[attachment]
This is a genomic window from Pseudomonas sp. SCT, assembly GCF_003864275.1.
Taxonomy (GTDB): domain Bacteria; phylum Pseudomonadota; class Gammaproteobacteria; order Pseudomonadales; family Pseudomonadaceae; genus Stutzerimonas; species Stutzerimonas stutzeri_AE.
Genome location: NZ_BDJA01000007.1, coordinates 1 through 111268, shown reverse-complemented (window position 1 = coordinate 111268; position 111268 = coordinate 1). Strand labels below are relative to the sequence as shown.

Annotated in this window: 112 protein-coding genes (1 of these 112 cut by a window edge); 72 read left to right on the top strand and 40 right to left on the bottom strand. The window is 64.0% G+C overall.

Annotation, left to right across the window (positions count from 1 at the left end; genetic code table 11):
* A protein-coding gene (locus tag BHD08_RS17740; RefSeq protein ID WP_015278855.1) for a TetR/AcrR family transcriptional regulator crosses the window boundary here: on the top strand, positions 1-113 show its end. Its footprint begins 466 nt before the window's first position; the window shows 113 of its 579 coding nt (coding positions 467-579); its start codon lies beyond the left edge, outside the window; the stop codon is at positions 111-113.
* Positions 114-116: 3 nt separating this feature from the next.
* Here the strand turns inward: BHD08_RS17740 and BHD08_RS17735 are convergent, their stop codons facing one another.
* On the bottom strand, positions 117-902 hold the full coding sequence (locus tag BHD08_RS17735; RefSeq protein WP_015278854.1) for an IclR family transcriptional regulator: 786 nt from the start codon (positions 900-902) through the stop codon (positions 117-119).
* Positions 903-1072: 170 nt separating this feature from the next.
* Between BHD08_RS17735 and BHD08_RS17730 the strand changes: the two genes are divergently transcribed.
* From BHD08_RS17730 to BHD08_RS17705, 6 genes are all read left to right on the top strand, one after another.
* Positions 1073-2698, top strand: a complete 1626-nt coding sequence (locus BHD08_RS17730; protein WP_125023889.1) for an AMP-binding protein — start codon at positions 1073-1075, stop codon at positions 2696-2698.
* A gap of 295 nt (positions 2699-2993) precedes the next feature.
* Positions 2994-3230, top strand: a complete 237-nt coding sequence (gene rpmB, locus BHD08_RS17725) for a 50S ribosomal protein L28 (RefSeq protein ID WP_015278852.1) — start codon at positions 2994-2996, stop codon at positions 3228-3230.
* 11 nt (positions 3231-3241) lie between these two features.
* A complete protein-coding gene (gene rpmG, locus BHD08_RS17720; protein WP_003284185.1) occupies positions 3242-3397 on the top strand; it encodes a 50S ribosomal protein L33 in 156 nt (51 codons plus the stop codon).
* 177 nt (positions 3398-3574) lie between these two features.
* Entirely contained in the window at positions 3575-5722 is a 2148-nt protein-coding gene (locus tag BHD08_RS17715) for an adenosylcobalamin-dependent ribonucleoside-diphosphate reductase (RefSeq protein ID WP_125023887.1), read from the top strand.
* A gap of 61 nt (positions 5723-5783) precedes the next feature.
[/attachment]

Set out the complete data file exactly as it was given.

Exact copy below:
This is a genomic window from Pseudomonas sp. SCT, assembly GCF_003864275.1.
Taxonomy (GTDB): domain Bacteria; phylum Pseudomonadota; class Gammaproteobacteria; order Pseudomonadales; family Pseudomonadaceae; genus Stutzerimonas; species Stutzerimonas stutzeri_AE.
Genome location: NZ_BDJA01000007.1, coordinates 1 through 111268, shown reverse-complemented (window position 1 = coordinate 111268; position 111268 = coordinate 1). Strand labels below are relative to the sequence as shown.

Annotated in this window: 112 protein-coding genes (1 of these 112 cut by a window edge); 72 read left to right on the top strand and 40 right to left on the bottom strand. The window is 64.0% G+C overall.

Annotation, left to right across the window (positions count from 1 at the left end; genetic code table 11):
* A protein-coding gene (locus tag BHD08_RS17740; RefSeq protein ID WP_015278855.1) for a TetR/AcrR family transcriptional regulator crosses the window boundary here: on the top strand, positions 1-113 show its end. Its footprint begins 466 nt before the window's first position; the window shows 113 of its 579 coding nt (coding positions 467-579); its start codon lies beyond the left edge, outside the window; the stop codon is at positions 111-113.
* Positions 114-116: 3 nt separating this feature from the next.
* Here the strand turns inward: BHD08_RS17740 and BHD08_RS17735 are convergent, their stop codons facing one another.
* On the bottom strand, positions 117-902 hold the full coding sequence (locus tag BHD08_RS17735; RefSeq protein WP_015278854.1) for an IclR family transcriptional regulator: 786 nt from the start codon (positions 900-902) through the stop codon (positions 117-119).
* Positions 903-1072: 170 nt separating this feature from the next.
* Between BHD08_RS17735 and BHD08_RS17730 the strand changes: the two genes are divergently transcribed.
* From BHD08_RS17730 to BHD08_RS17705, 6 genes are all read left to right on the top strand, one after another.
* Positions 1073-2698, top strand: a complete 1626-nt coding sequence (locus BHD08_RS17730; protein WP_125023889.1) for an AMP-binding protein — start codon at positions 1073-1075, stop codon at positions 2696-2698.
* A gap of 295 nt (positions 2699-2993) precedes the next feature.
* Positions 2994-3230, top strand: a complete 237-nt coding sequence (gene rpmB, locus BHD08_RS17725) for a 50S ribosomal protein L28 (RefSeq protein ID WP_015278852.1) — start codon at positions 2994-2996, stop codon at positions 3228-3230.
* 11 nt (positions 3231-3241) lie between these two features.
* A complete protein-coding gene (gene rpmG, locus BHD08_RS17720; protein WP_003284185.1) occupies positions 3242-3397 on the top strand; it encodes a 50S ribosomal protein L33 in 156 nt (51 codons plus the stop codon).
* 177 nt (positions 3398-3574) lie between these two features.
* Entirely contained in the window at positions 3575-5722 is a 2148-nt protein-coding gene (locus tag BHD08_RS17715) for an adenosylcobalamin-dependent ribonucleoside-diphosphate reductase (RefSeq protein ID WP_125023887.1), read from the top strand.
* A gap of 61 nt (positions 5723-5783) precedes the next feature.